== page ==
28. Anna Sabina, 15 September, 2014

    There are some companies that make PC macihines with teflon rollers. I know Makins has a couple.

  29. Maria K, 11 September, 2018

    Hi, can i use a pasta machine for a quite hard piece of polymer clay ? or is this possible to damage the machine ? I want to buy a paste machine for this reason because sometimes i have to roll for “hours” to make the clay soft enough. Thank you!!

  30. Cindy Lietz, 13 September, 2018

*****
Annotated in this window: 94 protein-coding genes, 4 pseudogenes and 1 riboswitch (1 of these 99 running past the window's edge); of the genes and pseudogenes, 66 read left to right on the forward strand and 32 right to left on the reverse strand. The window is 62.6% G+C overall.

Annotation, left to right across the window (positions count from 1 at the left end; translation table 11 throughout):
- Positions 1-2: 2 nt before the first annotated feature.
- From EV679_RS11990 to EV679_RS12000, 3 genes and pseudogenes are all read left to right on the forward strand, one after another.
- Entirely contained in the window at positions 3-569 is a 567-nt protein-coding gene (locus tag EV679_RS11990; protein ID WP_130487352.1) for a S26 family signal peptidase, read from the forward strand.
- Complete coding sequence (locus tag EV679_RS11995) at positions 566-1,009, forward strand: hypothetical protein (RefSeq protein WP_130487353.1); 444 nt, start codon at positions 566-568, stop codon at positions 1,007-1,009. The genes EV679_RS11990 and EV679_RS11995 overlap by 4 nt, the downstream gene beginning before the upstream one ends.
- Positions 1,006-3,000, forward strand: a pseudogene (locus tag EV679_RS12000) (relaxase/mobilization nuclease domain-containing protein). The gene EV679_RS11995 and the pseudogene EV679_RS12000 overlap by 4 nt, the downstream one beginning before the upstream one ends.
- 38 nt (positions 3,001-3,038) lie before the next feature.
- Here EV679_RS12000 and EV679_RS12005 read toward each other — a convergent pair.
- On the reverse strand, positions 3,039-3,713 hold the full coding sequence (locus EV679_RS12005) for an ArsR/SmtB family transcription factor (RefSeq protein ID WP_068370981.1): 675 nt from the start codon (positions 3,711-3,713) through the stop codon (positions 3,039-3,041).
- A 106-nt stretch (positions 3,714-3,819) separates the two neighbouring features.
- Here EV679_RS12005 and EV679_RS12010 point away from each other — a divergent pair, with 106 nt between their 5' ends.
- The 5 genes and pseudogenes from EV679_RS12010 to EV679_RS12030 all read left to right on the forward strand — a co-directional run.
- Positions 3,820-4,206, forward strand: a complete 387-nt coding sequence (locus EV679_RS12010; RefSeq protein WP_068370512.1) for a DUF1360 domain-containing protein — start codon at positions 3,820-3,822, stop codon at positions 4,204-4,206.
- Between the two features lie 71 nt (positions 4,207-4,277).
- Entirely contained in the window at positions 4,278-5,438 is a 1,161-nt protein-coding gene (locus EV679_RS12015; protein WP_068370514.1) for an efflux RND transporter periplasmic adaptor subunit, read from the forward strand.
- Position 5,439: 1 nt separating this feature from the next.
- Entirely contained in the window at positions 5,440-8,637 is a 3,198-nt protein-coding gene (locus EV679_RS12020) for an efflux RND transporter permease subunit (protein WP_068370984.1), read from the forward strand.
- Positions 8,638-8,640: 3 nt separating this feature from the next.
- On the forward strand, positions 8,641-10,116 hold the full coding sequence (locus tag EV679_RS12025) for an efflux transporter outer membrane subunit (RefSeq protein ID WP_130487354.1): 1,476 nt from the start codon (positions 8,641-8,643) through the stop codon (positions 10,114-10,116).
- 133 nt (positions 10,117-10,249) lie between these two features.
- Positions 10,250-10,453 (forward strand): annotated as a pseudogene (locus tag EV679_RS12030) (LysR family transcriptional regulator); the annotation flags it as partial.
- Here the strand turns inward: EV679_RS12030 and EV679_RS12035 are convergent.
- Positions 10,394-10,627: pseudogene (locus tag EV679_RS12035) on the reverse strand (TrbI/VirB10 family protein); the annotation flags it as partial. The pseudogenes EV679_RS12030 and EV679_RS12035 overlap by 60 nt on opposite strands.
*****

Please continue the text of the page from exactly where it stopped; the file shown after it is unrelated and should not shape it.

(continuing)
Hi Maria, it is possible to damage a pasta machine by forcing clay that is too hard, through it’s rollers. If you are spending hours trying to soften really hard polymer clay, then I would suggest that you get yourself a NEVERknead machine. (See ad in top right hand side bar of this blog.) I have also done a video review of the product, just use the search box at the top of the page to find that post. If that is not in your budget, then I also have a video on using a hammer to soften hard polymer clay, which a search will also bring up for you. I like to have the clay be relatively soft, before I start rolling it through a pasta machine so that I am not damaging the gears or the alignment of the rollers. Hope that helps!